MLB Power Rankings (All-Star Game Edition): Yankees, Rangers… Nats?
MLB Power Rankings (All-Star Game / All-Star Break Edition): New York Yankees, Texas Rangers Share Spotlight with Washington Nationals, Pittsburgh Pirates
It’s been a crazy first half. The Washington Nationals and Pittsburgh Pirates hold division leads and it’s July. Perennial favorites like the New York Yankees and Texas Rangers are off to great starts, but others like the Boston Red Sox and Philadelphia Phillies are getting desperate. Can the underdogs hold on for another 80 games? Where does everyone else fall in? As the All-Star break begins and the home run derby steals desperate headlines the night before the All-Star Game, it’s a great time for mid-season MLB power rankings.
1. New York Yankees (52-33): This lineup is almost unfair and despite the loss of Mariano Rivera and countless issues in the pitching rotation, the best team money can buy truly is the best team of the first half.
2. Texas Rangers (52-34): Like the New York Yankees, the Texas Rangers have high expectations for this season. Also like the Yankees, the lineup is spectacular and the pitching has done the job. Ron Washington may be a terrible manager, but with this much talent it might not matter.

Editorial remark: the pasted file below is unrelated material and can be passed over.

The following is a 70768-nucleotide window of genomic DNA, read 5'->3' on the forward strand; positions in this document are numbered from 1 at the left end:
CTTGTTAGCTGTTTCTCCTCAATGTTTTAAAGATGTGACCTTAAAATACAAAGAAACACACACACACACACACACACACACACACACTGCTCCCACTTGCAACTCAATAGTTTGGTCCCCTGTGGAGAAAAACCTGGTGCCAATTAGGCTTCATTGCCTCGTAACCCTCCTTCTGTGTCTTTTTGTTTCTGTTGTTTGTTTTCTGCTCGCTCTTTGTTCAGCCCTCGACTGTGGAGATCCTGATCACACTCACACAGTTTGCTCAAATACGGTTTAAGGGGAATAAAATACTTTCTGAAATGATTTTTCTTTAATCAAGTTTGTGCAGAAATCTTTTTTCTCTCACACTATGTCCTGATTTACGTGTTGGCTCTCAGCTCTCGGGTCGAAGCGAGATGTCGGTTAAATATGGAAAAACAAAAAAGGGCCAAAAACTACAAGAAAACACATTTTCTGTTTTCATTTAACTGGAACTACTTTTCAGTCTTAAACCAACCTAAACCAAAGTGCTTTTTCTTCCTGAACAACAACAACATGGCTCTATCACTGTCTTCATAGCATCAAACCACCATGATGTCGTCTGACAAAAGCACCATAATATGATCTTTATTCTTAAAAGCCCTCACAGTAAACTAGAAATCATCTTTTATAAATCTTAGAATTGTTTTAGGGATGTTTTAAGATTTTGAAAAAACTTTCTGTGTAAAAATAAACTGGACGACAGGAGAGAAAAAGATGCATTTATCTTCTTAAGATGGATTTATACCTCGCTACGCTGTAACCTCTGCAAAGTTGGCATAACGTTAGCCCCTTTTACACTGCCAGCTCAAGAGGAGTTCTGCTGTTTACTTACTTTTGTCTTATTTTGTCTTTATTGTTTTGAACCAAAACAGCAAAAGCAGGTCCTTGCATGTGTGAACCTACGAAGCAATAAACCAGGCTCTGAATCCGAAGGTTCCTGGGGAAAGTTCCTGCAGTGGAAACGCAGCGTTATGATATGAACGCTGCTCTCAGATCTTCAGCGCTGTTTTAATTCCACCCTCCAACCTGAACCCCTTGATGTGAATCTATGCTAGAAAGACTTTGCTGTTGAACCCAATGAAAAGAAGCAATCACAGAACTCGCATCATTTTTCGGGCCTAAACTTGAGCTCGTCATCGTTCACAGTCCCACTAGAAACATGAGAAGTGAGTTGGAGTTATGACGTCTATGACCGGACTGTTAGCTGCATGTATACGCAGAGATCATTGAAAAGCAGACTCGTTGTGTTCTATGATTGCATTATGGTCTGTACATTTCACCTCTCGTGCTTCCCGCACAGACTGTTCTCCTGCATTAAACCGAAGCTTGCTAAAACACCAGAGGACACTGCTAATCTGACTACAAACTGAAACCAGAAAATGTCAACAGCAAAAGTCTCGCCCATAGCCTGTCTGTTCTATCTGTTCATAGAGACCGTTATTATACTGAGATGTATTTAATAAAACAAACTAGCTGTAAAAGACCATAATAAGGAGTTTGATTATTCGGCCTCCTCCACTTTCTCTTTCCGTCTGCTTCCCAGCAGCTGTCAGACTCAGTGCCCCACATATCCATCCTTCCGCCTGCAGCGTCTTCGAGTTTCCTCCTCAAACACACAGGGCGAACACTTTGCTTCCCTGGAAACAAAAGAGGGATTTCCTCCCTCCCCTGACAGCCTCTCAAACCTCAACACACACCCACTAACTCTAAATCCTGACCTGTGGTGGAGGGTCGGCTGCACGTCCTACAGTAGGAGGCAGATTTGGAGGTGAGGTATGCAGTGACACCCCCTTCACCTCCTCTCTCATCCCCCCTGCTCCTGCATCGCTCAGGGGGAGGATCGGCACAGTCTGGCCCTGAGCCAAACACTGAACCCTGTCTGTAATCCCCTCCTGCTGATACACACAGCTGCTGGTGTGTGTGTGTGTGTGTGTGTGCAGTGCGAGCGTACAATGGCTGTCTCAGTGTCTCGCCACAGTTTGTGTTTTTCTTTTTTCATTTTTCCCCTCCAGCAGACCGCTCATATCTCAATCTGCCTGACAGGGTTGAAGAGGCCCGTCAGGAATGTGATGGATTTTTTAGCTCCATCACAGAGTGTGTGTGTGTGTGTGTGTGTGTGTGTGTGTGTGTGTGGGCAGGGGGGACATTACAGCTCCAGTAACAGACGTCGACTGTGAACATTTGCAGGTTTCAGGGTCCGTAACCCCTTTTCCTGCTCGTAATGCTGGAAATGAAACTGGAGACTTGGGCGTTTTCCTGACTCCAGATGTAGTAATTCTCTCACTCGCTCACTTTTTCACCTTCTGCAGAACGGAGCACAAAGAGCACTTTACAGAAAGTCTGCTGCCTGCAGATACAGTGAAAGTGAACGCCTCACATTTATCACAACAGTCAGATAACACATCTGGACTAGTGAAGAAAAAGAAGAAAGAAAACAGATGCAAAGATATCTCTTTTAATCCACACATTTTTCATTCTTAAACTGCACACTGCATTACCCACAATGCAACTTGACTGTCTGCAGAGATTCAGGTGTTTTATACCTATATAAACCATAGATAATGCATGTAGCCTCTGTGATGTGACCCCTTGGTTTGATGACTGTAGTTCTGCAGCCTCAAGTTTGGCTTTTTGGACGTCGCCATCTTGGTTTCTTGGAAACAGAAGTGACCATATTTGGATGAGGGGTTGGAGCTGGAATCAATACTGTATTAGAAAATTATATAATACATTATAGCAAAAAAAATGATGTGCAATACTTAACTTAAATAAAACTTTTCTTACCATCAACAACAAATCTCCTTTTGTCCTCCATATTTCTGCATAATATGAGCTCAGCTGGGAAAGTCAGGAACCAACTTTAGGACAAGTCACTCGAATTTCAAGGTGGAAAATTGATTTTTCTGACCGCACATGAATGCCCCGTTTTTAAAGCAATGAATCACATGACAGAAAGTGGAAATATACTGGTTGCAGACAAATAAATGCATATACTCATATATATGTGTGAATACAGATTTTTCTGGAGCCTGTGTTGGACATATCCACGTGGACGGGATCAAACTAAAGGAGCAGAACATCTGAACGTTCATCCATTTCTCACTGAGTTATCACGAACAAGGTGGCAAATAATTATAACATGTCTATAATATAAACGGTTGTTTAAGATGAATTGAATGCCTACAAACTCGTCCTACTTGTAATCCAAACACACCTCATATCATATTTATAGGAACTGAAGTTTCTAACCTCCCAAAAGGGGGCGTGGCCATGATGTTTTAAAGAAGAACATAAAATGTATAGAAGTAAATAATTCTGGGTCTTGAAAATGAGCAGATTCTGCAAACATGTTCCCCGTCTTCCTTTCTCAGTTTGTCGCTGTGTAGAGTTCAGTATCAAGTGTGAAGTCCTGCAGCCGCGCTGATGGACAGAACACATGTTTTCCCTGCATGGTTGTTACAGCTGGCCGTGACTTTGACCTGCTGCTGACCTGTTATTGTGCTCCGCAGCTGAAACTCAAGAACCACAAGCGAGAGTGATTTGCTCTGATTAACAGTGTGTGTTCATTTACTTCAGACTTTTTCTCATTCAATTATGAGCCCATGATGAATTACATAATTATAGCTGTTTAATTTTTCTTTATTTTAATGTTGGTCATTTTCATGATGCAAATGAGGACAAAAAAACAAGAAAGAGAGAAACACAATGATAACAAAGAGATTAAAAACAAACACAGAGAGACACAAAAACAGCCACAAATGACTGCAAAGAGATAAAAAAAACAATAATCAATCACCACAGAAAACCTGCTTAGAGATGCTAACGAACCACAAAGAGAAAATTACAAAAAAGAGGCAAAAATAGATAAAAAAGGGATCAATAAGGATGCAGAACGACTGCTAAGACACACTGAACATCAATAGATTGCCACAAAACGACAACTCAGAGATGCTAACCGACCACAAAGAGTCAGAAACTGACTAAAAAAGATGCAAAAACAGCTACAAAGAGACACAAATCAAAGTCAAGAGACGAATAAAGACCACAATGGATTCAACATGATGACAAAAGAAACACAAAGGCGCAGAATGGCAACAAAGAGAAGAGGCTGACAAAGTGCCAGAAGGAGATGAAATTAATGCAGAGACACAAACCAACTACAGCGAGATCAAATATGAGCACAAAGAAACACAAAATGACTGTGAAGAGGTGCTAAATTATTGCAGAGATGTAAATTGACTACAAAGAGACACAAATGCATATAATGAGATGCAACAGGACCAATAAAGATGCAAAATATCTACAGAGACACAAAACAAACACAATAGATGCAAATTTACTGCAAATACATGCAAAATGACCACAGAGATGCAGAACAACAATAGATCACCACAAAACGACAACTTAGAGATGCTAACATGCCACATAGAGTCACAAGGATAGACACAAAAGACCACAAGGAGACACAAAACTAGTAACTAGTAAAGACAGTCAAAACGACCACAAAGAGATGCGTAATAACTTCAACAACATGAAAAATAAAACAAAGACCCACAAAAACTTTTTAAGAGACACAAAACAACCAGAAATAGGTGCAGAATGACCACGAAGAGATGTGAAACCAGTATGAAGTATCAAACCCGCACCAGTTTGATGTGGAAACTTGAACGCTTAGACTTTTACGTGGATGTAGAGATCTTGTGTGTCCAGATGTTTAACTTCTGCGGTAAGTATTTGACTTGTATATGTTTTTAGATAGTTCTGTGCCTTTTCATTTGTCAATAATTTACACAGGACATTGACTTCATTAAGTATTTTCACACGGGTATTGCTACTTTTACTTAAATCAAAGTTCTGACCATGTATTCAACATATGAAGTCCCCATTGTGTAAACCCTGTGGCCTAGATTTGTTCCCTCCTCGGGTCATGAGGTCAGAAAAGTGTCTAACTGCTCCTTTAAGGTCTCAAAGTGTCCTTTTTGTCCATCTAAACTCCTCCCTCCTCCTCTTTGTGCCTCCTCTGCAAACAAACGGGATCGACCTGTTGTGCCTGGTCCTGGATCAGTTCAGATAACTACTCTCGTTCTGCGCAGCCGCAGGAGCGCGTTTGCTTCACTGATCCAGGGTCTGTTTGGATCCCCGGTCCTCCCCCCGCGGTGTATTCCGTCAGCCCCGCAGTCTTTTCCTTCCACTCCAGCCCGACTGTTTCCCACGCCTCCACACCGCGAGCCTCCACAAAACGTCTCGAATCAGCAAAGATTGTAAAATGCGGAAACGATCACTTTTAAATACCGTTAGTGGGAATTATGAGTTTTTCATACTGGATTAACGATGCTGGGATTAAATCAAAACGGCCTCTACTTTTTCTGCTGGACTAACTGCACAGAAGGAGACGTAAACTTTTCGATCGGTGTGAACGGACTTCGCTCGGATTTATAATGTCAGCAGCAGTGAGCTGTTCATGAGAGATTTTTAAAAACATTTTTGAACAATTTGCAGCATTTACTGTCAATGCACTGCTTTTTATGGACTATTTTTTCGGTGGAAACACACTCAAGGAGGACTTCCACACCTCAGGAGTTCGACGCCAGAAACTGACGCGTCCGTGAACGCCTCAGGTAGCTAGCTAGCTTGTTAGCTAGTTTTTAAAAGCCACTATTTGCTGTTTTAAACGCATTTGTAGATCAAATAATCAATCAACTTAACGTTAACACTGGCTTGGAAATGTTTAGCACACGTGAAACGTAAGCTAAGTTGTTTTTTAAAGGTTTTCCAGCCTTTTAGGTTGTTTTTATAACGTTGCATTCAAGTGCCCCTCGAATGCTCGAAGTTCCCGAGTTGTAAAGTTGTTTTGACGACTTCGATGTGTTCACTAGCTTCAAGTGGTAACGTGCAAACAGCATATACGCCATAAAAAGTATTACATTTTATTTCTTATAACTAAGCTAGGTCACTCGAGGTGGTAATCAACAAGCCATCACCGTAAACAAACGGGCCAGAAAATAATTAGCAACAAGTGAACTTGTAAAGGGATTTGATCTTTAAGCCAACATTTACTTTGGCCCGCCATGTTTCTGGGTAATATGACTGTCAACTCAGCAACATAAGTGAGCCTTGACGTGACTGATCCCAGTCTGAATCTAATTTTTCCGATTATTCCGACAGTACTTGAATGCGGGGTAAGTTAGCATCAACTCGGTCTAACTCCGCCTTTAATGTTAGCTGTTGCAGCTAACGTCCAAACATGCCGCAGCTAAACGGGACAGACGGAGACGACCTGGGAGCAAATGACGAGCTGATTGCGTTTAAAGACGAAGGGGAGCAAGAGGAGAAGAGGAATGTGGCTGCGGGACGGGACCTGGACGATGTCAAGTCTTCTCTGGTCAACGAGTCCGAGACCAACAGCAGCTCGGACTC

3. Washington Nationals (49-34): Bryce Harper’s appearance in the All-Star Game may be stealing headlines, but pitching is the story in DC. Stephen Strasburg, Gio Gonzalez, and Jordan Zimmermann give the Expos one of the best rotations in baseball.
4. Chicago White Sox (47-38): The acquisition of Kevin Youkilis from Boston could be the trade of the year. He’s a man on a mission, and the White Sox suddenly look like a contender. If only someone could teach him how to hold a bat.
5. Pittsburgh Pirates (48-37): The Pirates have had a greedy owner with a bad but profitable team and loyal fans for decades. Finally, Pittsburgh has the team they deserve. Nobody tell AJ Burnett that there might be expectations in the second half, though.
6. LA Angels (48-38): Albert Pujols appears to be out of his slump, which has allowed the Angels to sneak back into contention.
7. Baltimore Orioles (45-40): They’ve fallen off a bit, but the Orioles are a complete team. The lineup is formidable, the rotation is solid, and the bullpen is no longer a glaring weakness. With Buck at the helm, this team could make the playoffs.
8. Detroit Tigers (44-42): Detroit has won five in a row and finally looks like the team we expected Prince Fielder to make them into. Justin Verlander can’t do it all himself, though.
9. Atlanta Braves (46-39): The Braves are a streaky bunch. They’ve won four in a row to close out the first half, have an excellent bullpen, but lack depth and consistency.
10. LA Dodgers (47-40): Chris Capuano complements Clayton Kershaw and Chad Billingsley nicely in this rotation. The lineup has arguably the best player in baseball on it. Still, something tells me not to trust the Dodgers to keep this up.
11. Cincinnati Reds (47-38): The Wild Card race in the National League seems like it will be exciting, with most of the league in the hunt. The Reds have a dangerous lineup and solid pitching, and should be a contender to catch the Pirates or at least steal a playoff spot.